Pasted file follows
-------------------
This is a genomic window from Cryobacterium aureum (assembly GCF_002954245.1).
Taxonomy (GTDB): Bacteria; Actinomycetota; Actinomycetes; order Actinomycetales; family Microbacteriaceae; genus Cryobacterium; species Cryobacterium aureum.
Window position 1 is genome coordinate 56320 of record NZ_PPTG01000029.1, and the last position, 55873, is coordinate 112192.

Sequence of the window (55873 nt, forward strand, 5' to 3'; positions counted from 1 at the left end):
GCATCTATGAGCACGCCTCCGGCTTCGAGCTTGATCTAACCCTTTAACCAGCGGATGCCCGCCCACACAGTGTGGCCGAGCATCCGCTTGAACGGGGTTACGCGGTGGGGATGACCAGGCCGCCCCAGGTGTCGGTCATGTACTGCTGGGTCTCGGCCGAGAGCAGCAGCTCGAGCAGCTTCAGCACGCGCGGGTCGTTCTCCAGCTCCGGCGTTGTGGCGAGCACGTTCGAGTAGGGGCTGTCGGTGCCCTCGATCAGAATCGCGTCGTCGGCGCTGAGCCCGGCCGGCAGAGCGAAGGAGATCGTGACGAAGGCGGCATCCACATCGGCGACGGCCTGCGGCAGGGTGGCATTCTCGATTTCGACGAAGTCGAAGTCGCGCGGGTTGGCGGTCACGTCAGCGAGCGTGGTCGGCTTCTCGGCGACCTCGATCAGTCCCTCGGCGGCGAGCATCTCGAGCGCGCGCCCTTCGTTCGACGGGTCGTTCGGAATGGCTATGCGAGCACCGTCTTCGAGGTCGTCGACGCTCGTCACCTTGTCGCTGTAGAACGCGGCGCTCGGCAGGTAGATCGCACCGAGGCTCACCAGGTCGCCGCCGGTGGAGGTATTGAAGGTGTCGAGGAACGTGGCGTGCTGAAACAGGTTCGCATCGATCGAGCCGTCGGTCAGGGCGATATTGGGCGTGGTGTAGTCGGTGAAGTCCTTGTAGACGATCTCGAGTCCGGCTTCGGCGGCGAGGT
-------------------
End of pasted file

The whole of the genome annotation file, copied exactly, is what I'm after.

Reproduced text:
This is a genomic window from Cryobacterium aureum (assembly GCF_002954245.1).
Taxonomy (GTDB): Bacteria; Actinomycetota; Actinomycetes; order Actinomycetales; family Microbacteriaceae; genus Cryobacterium; species Cryobacterium aureum.
Window position 1 is genome coordinate 56320 of record NZ_PPTG01000029.1, and the last position, 55873, is coordinate 112192.

Sequence of the window (55873 nt, forward strand, 5' to 3'; positions counted from 1 at the left end):
GCATCTATGAGCACGCCTCCGGCTTCGAGCTTGATCTAACCCTTTAACCAGCGGATGCCCGCCCACACAGTGTGGCCGAGCATCCGCTTGAACGGGGTTACGCGGTGGGGATGACCAGGCCGCCCCAGGTGTCGGTCATGTACTGCTGGGTCTCGGCCGAGAGCAGCAGCTCGAGCAGCTTCAGCACGCGCGGGTCGTTCTCCAGCTCCGGCGTTGTGGCGAGCACGTTCGAGTAGGGGCTGTCGGTGCCCTCGATCAGAATCGCGTCGTCGGCGCTGAGCCCGGCCGGCAGAGCGAAGGAGATCGTGACGAAGGCGGCATCCACATCGGCGACGGCCTGCGGCAGGGTGGCATTCTCGATTTCGACGAAGTCGAAGTCGCGCGGGTTGGCGGTCACGTCAGCGAGCGTGGTCGGCTTCTCGGCGACCTCGATCAGTCCCTCGGCGGCGAGCATCTCGAGCGCGCGCCCTTCGTTCGACGGGTCGTTCGGAATGGCTATGCGAGCACCGTCTTCGAGGTCGTCGACGCTCGTCACCTTGTCGCTGTAGAACGCGGCGCTCGGCAGGTAGATCGCACCGAGGCTCACCAGGTCGCCGCCGGTGGAGGTATTGAAGGTGTCGAGGAACGTGGCGTGCTGAAACAGGTTCGCATCGATCGAGCCGTCGGTCAGGGCGATATTGGGCGTGGTGTAGTCGGTGAAGTCCTTGTAGACGATCTCGAGTCCGGCTTCGGCGGCGAGGT